The Iowa Democratic Party's disastrous delay in reporting the results of the state's 2020 presidential caucuses has made analysis difficult, but there are a few things that can be gleaned from the partial results and entrance polling released so far. For Bernie Sanders, the data is a mixed bag.
First, it's clear that turnout was not unusual or high. Officials say it was about the same as 2016 and well below 2008 levels when Barack Obama defeated Hillary Clinton. First time caucus-goers made up only 35 percent of the vote this year according to the entrance polling, compared to 44 percent in 2016.
These facts are a real blow to Bernie Sanders' theory of electability. The campaign has stressed Sanders' supposedly unique ability to appeal to new voters, third-party voters, and infrequent voters. If that was true, we should have seen a big increase in the low-turnout caucuses, where even a small increase in total numbers would make a big difference. Sanders' campaign had months to hyper focus his volunteer army on the state of Iowa so supporters could directly make the campaign's unique appeal to these groups, yet these gains seemingly failed to materialize.
As expected, given the generational divide in ideology among Democrats, Sanders did very well with young caucus-goers, handily winning in several college-town precincts. But again, youth turnout seems to have been only slightly higher than previous cycles.
The good news for Sanders is that, while turnout was not especially impressive, the partial results indicate he likely won the popular vote in Iowa. More importantly, Joe Biden performed terribly. Biden is going to end up taking 4th or even 5th place. Biden's base is older people who are the most reliable voters, yet even in a normal turnout race that was not enough to save him. This is a very bad sign that could significantly undermine confidence in the national polling frontrunner.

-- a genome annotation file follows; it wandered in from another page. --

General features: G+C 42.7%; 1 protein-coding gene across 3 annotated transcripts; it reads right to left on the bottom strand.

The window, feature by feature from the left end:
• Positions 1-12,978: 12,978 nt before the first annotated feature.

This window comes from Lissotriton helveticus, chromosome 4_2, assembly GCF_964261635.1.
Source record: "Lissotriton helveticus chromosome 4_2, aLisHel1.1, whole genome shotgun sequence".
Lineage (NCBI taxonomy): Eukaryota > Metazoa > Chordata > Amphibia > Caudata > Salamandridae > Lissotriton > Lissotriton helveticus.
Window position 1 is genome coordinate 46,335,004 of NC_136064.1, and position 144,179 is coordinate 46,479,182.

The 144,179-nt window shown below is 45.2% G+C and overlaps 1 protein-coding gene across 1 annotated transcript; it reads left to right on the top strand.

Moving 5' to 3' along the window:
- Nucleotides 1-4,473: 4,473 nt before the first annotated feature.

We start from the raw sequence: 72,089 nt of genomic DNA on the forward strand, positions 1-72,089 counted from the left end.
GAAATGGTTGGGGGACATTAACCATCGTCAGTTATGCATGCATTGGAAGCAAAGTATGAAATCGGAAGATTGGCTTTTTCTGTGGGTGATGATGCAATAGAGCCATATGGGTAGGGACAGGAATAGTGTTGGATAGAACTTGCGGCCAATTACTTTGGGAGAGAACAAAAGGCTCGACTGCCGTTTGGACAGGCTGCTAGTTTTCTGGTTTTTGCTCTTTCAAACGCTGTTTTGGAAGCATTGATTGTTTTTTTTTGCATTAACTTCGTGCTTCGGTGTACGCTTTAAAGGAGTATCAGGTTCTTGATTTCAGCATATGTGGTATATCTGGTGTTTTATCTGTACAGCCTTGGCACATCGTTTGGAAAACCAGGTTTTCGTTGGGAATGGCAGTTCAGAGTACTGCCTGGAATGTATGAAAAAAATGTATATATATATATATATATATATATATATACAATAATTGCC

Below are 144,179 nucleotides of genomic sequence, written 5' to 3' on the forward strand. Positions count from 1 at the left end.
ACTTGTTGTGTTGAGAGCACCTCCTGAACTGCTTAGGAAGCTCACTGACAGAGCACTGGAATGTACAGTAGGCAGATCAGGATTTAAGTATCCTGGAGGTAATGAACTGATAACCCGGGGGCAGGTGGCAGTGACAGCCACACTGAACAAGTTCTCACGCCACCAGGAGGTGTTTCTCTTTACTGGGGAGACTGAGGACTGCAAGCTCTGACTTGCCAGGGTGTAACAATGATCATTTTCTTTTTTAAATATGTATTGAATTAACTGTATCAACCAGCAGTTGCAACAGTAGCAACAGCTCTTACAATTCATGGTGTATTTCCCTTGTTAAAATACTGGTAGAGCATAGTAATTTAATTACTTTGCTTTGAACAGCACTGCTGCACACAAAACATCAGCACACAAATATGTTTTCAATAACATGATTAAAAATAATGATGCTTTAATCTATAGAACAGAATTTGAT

There's clearly still a path for Bernie Sanders to become the nominee and to win the general election. But it appears to be the path of a normal Democratic candidate. It doesn't seem that Sanders is expanding or reshaping the electorate. Instead, he has done what most every nominee before him has done; he built a coalition of traditionally Democratic voters — union members, Latinos, and liberals. This coalition makes up a large share of the traditional Democratic primary electorate and can give Sanders a plurality, particularly if his main rival fades and votes fracture among several candidates. Sanders is not changing who is joining the party, but he does have a message which fits where many in the party are already.
If Sanders does win the nomination, polling shows him doing reasonably well in the general election. He could very well beat an unpopular President Trump, but the Iowa results suggest he will beat him in the same way almost any Democratic nominee would. Not with a unique ability to turn out voters but by riding the general anti-Trump wave we saw in 2018 to win just enough swing states.
Of course, this is just one race of many, so we will need to see more data before we know for sure if the Sanders revolution is for real. But if there was any place where one would expect a ground game focused on infrequent voters to make a big difference, it would be Iowa.
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